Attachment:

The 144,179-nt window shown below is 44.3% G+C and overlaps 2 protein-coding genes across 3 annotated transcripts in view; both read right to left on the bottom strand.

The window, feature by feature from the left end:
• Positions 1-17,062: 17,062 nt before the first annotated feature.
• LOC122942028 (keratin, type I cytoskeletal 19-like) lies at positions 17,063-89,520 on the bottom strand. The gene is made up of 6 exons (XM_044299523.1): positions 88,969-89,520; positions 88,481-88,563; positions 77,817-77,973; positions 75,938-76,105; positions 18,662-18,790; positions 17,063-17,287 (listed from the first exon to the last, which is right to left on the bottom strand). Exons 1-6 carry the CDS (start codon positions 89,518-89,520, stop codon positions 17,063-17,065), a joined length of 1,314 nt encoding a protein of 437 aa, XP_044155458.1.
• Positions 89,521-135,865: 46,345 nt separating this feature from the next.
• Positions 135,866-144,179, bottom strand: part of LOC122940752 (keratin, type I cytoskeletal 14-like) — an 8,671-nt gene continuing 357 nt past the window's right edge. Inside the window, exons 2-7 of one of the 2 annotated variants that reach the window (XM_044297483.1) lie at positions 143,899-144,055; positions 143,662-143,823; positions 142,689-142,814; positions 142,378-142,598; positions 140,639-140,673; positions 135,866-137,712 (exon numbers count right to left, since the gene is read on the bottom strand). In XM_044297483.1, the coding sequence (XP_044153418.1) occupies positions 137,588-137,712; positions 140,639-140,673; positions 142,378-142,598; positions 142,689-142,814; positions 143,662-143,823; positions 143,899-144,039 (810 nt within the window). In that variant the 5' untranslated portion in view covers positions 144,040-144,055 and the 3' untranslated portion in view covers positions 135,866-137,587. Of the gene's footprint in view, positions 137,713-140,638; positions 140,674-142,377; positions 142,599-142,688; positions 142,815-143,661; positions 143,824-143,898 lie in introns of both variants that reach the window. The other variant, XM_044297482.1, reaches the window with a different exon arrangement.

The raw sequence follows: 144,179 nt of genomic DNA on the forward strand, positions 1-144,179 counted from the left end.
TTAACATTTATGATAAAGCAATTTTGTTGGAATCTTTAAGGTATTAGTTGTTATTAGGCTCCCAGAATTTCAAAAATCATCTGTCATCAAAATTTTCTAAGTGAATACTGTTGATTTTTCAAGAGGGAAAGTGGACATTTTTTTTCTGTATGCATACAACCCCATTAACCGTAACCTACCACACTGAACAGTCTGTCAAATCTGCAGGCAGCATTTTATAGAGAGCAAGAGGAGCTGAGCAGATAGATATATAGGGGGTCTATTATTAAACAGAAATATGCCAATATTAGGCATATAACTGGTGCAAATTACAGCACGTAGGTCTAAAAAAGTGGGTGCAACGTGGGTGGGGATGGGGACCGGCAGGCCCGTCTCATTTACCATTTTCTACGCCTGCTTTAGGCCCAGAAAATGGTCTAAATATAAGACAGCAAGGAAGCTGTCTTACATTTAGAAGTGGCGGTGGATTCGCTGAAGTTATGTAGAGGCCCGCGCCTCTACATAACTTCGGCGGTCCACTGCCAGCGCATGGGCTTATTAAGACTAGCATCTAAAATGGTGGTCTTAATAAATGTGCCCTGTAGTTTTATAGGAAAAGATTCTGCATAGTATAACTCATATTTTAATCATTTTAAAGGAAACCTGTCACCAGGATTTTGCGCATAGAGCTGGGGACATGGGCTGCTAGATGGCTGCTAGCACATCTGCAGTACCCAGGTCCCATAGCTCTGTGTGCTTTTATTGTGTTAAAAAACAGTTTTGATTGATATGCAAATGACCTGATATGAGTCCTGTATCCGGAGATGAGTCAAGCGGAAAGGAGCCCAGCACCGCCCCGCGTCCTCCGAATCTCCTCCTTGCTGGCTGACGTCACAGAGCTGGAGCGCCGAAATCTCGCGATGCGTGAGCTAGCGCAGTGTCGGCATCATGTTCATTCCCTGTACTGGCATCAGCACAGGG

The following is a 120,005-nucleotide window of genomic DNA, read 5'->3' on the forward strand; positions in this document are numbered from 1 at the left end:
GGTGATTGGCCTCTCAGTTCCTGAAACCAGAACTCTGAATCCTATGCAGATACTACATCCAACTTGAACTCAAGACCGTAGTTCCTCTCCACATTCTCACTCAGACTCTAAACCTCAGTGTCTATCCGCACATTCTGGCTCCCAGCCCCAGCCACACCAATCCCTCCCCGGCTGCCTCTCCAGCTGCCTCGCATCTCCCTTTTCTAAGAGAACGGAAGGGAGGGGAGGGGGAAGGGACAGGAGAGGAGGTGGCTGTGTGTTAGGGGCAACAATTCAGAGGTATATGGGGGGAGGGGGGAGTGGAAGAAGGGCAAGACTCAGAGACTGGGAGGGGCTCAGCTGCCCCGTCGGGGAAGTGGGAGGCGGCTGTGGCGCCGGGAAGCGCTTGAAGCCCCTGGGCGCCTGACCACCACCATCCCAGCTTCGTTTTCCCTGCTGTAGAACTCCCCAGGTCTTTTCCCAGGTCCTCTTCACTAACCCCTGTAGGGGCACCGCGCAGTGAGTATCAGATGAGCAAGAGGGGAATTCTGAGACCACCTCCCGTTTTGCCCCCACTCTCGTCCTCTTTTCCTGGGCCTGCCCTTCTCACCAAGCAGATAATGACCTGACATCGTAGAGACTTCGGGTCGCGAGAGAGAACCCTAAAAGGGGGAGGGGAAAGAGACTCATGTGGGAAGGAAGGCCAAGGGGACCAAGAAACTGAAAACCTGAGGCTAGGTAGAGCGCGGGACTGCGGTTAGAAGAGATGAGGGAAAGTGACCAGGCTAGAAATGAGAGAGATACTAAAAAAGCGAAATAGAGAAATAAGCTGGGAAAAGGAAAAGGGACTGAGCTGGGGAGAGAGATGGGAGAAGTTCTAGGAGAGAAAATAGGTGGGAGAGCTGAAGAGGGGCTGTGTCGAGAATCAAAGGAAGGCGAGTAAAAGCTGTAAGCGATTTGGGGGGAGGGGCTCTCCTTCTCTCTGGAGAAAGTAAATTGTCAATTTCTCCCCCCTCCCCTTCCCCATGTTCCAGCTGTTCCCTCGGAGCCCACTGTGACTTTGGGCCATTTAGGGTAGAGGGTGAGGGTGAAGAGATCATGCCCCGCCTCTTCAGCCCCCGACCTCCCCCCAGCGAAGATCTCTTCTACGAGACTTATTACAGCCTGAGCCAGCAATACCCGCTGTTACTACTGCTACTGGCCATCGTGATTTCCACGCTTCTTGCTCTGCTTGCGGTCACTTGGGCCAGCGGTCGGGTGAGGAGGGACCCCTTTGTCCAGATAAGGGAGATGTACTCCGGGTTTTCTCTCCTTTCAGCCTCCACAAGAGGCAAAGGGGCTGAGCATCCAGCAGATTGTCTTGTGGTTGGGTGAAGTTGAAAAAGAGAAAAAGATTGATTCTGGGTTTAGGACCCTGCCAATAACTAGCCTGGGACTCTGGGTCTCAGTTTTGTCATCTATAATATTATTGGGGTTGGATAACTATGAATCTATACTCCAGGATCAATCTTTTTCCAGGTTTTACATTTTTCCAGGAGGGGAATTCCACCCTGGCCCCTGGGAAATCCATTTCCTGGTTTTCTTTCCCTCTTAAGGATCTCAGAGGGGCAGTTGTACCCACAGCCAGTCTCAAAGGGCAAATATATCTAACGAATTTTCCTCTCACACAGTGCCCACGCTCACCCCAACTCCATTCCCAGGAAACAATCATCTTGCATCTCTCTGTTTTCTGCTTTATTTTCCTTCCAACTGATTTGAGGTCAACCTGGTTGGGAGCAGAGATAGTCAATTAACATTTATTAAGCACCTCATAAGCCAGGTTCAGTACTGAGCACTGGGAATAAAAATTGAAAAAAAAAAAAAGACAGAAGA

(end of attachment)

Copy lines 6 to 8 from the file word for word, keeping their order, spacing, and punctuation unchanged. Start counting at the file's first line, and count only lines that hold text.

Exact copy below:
• Positions 135,866-144,179, bottom strand: part of LOC122940752 (keratin, type I cytoskeletal 14-like) — an 8,671-nt gene continuing 357 nt past the window's right edge. Inside the window, exons 2-7 of one of the 2 annotated variants that reach the window (XM_044297483.1) lie at positions 143,899-144,055; positions 143,662-143,823; positions 142,689-142,814; positions 142,378-142,598; positions 140,639-140,673; positions 135,866-137,712 (exon numbers count right to left, since the gene is read on the bottom strand). In XM_044297483.1, the coding sequence (XP_044153418.1) occupies positions 137,588-137,712; positions 140,639-140,673; positions 142,378-142,598; positions 142,689-142,814; positions 143,662-143,823; positions 143,899-144,039 (810 nt within the window). In that variant the 5' untranslated portion in view covers positions 144,040-144,055 and the 3' untranslated portion in view covers positions 135,866-137,587. Of the gene's footprint in view, positions 137,713-140,638; positions 140,674-142,377; positions 142,599-142,688; positions 142,815-143,661; positions 143,824-143,898 lie in introns of both variants that reach the window. The other variant, XM_044297482.1, reaches the window with a different exon arrangement.

The raw sequence follows: 144,179 nt of genomic DNA on the forward strand, positions 1-144,179 counted from the left end.
TTAACATTTATGATAAAGCAATTTTGTTGGAATCTTTAAGGTATTAGTTGTTATTAGGCTCCCAGAATTTCAAAAATCATCTGTCATCAAAATTTTCTAAGTGAATACTGTTGATTTTTCAAGAGGGAAAGTGGACATTTTTTTTCTGTATGCATACAACCCCATTAACCGTAACCTACCACACTGAACAGTCTGTCAAATCTGCAGGCAGCATTTTATAGAGAGCAAGAGGAGCTGAGCAGATAGATATATAGGGGGTCTATTATTAAACAGAAATATGCCAATATTAGGCATATAACTGGTGCAAATTACAGCACGTAGGTCTAAAAAAGTGGGTGCAACGTGGGTGGGGATGGGGACCGGCAGGCCCGTCTCATTTACCATTTTCTACGCCTGCTTTAGGCCCAGAAAATGGTCTAAATATAAGACAGCAAGGAAGCTGTCTTACATTTAGAAGTGGCGGTGGATTCGCTGAAGTTATGTAGAGGCCCGCGCCTCTACATAACTTCGGCGGTCCACTGCCAGCGCATGGGCTTATTAAGACTAGCATCTAAAATGGTGGTCTTAATAAATGTGCCCTGTAGTTTTATAGGAAAAGATTCTGCATAGTATAACTCATATTTTAATCATTTTAAAGGAAACCTGTCACCAGGATTTTGCGCATAGAGCTGGGGACATGGGCTGCTAGATGGCTGCTAGCACATCTGCAGTACCCAGGTCCCATAGCTCTGTGTGCTTTTATTGTGTTAAAAAACAGTTTTGATTGATATGCAAATGACCTGATATGAGTCCTGTATCCGGAGATGAGTCAAGCGGAAAGGAGCCCAGCACCGCCCCGCGTCCTCCGAATCTCCTCCTTGCTGGCTGACGTCACAGAGCTGGAGCGCCGAAATCTCGCGATGCGTGAGCTAGCGCAGTGTCGGCATCATGTTCATTCCCTGTACTGGCATCAGCACAGGG